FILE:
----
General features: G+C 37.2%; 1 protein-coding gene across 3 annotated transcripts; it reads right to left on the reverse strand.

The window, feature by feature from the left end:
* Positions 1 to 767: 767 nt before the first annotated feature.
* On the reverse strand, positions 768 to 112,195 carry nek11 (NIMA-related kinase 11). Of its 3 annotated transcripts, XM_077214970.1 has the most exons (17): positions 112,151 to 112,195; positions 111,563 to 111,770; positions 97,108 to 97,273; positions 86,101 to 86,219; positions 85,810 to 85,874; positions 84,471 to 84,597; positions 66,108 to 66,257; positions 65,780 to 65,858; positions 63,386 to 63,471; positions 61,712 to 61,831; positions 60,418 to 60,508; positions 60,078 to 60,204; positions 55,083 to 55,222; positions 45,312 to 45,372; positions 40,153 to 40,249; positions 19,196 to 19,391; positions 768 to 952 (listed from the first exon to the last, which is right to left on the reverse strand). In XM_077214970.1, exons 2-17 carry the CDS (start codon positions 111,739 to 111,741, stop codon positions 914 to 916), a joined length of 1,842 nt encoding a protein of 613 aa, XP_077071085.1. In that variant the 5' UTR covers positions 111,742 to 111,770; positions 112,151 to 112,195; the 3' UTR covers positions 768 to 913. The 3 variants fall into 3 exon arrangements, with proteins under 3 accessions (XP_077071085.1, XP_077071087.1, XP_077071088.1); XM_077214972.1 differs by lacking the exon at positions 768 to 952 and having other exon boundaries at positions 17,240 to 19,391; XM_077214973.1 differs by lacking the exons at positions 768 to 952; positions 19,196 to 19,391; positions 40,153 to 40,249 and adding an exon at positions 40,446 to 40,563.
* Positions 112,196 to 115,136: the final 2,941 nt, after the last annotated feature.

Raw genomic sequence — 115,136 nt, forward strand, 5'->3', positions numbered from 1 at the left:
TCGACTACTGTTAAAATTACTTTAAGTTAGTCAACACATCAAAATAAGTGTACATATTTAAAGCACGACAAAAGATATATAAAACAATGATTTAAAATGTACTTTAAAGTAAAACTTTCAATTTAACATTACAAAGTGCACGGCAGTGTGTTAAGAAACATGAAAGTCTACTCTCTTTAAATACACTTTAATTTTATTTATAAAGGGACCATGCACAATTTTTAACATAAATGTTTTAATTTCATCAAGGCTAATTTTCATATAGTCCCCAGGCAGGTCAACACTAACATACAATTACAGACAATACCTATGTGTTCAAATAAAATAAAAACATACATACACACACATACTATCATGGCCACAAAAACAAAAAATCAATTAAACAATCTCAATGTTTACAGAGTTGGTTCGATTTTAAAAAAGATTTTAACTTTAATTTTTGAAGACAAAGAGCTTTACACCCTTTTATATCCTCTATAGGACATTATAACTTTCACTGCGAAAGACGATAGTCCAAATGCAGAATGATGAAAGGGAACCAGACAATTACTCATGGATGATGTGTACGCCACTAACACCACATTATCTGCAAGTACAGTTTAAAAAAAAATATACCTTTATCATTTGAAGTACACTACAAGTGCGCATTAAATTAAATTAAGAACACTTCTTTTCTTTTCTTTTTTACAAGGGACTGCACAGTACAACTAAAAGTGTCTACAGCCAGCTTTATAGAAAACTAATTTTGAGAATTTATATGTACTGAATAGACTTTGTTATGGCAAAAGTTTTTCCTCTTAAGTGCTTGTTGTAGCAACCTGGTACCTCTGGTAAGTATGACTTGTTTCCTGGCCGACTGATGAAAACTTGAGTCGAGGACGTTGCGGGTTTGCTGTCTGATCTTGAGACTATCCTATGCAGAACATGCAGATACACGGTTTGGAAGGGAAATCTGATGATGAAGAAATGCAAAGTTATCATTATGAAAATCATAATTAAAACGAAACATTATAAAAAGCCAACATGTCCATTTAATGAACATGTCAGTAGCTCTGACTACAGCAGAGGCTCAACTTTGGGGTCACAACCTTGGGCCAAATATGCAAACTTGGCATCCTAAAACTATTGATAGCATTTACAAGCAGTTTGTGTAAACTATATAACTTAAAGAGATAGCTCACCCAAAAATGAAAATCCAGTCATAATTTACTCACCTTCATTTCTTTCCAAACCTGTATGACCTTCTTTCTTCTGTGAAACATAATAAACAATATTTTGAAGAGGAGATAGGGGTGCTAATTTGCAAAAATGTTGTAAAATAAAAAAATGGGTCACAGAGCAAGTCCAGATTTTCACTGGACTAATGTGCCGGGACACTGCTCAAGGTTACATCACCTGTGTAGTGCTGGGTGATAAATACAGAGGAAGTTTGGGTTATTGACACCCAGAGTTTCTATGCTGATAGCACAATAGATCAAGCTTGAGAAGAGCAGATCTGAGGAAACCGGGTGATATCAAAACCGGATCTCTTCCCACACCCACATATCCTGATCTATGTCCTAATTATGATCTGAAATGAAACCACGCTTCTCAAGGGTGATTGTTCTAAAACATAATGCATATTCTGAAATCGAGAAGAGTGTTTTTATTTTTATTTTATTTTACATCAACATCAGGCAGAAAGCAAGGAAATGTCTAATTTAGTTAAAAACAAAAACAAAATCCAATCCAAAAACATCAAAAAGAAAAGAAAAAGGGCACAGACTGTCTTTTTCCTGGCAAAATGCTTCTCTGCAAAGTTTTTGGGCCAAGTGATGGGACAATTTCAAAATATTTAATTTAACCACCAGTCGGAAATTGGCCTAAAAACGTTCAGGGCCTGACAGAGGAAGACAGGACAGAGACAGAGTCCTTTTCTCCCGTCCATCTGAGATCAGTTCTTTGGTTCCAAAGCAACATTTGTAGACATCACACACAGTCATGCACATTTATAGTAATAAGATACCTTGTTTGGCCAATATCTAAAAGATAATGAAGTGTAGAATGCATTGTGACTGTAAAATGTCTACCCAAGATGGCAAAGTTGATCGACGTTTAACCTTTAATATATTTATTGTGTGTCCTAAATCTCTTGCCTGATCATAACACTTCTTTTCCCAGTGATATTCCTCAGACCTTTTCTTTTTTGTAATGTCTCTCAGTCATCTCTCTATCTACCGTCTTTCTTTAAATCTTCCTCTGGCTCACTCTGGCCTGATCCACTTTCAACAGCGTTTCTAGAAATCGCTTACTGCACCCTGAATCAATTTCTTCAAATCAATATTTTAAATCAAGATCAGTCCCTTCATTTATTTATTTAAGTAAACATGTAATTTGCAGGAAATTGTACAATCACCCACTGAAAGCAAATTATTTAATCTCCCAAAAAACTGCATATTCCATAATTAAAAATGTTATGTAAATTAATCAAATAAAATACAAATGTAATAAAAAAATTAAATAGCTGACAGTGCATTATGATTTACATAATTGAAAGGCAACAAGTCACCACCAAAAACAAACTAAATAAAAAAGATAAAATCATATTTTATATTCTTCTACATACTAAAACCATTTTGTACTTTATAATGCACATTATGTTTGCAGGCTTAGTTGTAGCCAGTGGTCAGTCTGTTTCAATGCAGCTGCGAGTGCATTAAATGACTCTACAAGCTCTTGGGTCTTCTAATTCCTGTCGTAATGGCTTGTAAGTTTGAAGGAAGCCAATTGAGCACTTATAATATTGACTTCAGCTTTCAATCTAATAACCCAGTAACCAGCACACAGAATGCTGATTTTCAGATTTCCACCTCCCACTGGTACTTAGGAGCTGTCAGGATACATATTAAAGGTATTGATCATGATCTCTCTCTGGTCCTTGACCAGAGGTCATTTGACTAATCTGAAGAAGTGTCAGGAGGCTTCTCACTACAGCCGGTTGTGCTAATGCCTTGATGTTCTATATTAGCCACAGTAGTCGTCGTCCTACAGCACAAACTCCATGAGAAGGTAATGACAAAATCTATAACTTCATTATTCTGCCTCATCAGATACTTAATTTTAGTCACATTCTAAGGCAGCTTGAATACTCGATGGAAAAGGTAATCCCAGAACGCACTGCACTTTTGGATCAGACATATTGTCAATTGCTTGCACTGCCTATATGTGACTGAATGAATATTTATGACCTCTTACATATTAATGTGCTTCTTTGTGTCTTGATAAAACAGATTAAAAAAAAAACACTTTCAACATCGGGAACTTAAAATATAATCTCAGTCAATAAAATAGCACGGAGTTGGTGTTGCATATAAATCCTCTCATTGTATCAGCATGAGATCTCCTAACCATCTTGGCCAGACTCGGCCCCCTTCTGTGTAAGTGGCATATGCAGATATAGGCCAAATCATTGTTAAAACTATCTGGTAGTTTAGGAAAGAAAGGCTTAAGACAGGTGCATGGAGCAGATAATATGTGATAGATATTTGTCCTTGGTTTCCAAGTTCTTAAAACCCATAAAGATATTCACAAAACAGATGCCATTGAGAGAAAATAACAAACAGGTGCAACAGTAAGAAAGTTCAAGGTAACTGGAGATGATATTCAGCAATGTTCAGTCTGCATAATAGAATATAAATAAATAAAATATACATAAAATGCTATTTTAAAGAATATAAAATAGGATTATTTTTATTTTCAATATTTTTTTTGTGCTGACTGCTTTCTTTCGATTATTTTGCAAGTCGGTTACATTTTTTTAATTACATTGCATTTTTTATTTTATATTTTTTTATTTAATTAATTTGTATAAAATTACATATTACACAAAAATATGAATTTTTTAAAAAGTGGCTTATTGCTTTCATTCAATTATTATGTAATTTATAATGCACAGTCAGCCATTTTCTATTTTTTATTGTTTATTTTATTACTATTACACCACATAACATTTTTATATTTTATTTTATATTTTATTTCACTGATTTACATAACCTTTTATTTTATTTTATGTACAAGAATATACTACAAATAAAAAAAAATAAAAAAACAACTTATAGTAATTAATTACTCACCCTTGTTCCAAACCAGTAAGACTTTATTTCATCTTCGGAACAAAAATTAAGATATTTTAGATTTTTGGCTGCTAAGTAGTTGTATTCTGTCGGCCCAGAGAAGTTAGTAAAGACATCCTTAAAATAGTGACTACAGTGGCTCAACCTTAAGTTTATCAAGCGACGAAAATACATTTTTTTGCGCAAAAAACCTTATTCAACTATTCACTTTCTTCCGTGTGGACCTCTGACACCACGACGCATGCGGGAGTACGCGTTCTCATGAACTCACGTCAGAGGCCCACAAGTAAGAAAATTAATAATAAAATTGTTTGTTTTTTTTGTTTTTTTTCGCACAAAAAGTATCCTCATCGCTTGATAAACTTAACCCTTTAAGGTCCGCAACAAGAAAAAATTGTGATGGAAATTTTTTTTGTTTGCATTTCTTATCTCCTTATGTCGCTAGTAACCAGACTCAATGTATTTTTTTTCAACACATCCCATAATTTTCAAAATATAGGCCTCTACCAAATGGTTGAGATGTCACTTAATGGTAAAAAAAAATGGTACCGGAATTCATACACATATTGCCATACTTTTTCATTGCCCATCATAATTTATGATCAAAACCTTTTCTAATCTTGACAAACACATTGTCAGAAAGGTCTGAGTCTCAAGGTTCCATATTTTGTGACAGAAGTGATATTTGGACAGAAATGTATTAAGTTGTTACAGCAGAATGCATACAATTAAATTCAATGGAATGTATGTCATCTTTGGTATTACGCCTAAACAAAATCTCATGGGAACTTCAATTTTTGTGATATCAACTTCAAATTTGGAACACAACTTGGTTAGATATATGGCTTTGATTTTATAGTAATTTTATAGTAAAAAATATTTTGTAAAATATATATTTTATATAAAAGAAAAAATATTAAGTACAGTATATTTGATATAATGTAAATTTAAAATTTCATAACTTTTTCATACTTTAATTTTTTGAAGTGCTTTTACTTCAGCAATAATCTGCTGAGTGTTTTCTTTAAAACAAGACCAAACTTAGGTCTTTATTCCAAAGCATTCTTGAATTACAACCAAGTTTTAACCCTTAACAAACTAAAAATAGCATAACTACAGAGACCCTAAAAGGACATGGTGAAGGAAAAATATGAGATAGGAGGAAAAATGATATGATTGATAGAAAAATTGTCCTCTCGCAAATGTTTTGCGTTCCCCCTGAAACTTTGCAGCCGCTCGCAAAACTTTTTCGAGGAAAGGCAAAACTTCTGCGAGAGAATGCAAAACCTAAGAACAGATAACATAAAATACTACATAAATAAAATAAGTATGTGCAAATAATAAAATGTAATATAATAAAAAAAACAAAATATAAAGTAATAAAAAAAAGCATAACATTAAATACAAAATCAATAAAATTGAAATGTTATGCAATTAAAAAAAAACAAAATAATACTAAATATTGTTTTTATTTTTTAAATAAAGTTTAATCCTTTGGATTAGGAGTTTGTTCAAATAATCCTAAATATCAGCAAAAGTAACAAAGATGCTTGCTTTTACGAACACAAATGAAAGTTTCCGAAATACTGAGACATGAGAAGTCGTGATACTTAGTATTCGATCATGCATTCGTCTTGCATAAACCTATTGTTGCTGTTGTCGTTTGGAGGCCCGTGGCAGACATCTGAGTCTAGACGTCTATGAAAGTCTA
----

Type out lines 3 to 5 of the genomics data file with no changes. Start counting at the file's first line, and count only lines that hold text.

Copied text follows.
* Positions 1 to 767: 767 nt before the first annotated feature.
* On the reverse strand, positions 768 to 112,195 carry nek11 (NIMA-related kinase 11). Of its 3 annotated transcripts, XM_077214970.1 has the most exons (17): positions 112,151 to 112,195; positions 111,563 to 111,770; positions 97,108 to 97,273; positions 86,101 to 86,219; positions 85,810 to 85,874; positions 84,471 to 84,597; positions 66,108 to 66,257; positions 65,780 to 65,858; positions 63,386 to 63,471; positions 61,712 to 61,831; positions 60,418 to 60,508; positions 60,078 to 60,204; positions 55,083 to 55,222; positions 45,312 to 45,372; positions 40,153 to 40,249; positions 19,196 to 19,391; positions 768 to 952 (listed from the first exon to the last, which is right to left on the reverse strand). In XM_077214970.1, exons 2-17 carry the CDS (start codon positions 111,739 to 111,741, stop codon positions 914 to 916), a joined length of 1,842 nt encoding a protein of 613 aa, XP_077071085.1. In that variant the 5' UTR covers positions 111,742 to 111,770; positions 112,151 to 112,195; the 3' UTR covers positions 768 to 913. The 3 variants fall into 3 exon arrangements, with proteins under 3 accessions (XP_077071085.1, XP_077071087.1, XP_077071088.1); XM_077214972.1 differs by lacking the exon at positions 768 to 952 and having other exon boundaries at positions 17,240 to 19,391; XM_077214973.1 differs by lacking the exons at positions 768 to 952; positions 19,196 to 19,391; positions 40,153 to 40,249 and adding an exon at positions 40,446 to 40,563.
* Positions 112,196 to 115,136: the final 2,941 nt, after the last annotated feature.